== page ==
Skip to main content
Report this ad

See also:

Simm and Sorvino struggle to find answers in a rather confusing 'Intruders'



Can it be possible to know someone and still not fully know everything about them? Does that person have secrets and can those secrets make you think less of that person? That’s only part of the general premise behind BBC America’s new show “Intruders,” which had one man struggling to make sense of something only a few can understand. The premise was promising, but the series premiere set it up rather poorly that made it rather challenging to follow.

Brown and Frain face the truth on BBC America's "Intruders."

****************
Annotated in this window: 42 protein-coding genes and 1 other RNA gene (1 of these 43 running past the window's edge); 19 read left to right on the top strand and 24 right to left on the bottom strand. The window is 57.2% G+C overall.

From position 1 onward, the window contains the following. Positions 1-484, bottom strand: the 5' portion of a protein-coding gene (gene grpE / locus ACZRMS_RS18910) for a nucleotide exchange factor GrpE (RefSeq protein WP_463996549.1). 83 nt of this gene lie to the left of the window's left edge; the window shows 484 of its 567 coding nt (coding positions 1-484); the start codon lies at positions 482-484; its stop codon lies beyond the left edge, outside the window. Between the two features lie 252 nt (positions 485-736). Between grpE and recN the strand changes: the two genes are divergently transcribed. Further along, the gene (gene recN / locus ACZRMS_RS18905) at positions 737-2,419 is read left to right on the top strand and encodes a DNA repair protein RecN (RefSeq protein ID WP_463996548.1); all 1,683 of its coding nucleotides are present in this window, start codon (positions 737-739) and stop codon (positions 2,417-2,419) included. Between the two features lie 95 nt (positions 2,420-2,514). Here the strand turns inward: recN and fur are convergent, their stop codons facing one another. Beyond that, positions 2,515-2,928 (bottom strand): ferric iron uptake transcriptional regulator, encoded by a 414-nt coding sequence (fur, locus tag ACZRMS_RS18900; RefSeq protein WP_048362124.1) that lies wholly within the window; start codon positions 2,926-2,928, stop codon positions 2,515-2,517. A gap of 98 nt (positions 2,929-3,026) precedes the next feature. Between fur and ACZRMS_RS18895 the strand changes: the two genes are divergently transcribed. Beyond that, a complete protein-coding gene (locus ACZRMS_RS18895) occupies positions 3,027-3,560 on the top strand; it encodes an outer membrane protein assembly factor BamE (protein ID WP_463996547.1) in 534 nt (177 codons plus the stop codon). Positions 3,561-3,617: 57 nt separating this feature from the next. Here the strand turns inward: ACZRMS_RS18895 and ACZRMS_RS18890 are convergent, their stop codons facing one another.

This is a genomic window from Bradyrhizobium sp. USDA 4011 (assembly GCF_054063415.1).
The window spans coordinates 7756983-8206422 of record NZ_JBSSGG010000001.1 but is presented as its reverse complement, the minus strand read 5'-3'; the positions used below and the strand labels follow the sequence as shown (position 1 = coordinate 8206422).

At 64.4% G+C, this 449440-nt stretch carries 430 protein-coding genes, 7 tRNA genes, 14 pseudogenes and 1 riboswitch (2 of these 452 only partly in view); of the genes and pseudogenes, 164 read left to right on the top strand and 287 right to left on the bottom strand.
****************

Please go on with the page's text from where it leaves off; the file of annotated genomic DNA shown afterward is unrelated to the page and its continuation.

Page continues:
Intruders” followed how a secret society of individuals can manage to live forever by possessing the bodies of younger people for a certain number of years. They lived as that person until it was time to come back as their true identity. The premiere started in the early 1990s with a seemingly ordinary teenage girl sleeping in her bedroom, until a mysterious stranger breaks in. The girl thinks that she’s going to die when the man reveals a black card with the number 9 on it. He leaves after a brief visit and once he’s gone the girl’s whole personality changed. She managed to commit suicide for reasons unknown. The story returned to present day with Richard Shepherd (James Frain) knocking on the door looking for a man, but instead he finds his wife and son. Shepherd claimed to be an FBI agent when in fact that he was truly an assassin hired to kill who he was looking for. He killed the man’s wife and son, while his subject has vanished. His next mission was to visit 9 year old Madison (Millie Brown) who lived with her single mother in a house by the beach. Shepherd called her Marcus and appeared to be close to killing her, until Madison persuaded him not to. While Shepherd was on his mission, Jack Whelan (John Simm) was stumbling across Shepherd’s secret when his wife Amy (Mira Sorvino) suddenly disappeared after days of behaving oddly. Jack was also visited by his old friend Gary Fischer (Tory Kittles) who went through a similar case and went to him for help. Will Jack and Gary be able to find out the truth or will they die trying in the process? What happened to Amy and what was the truth about Madison?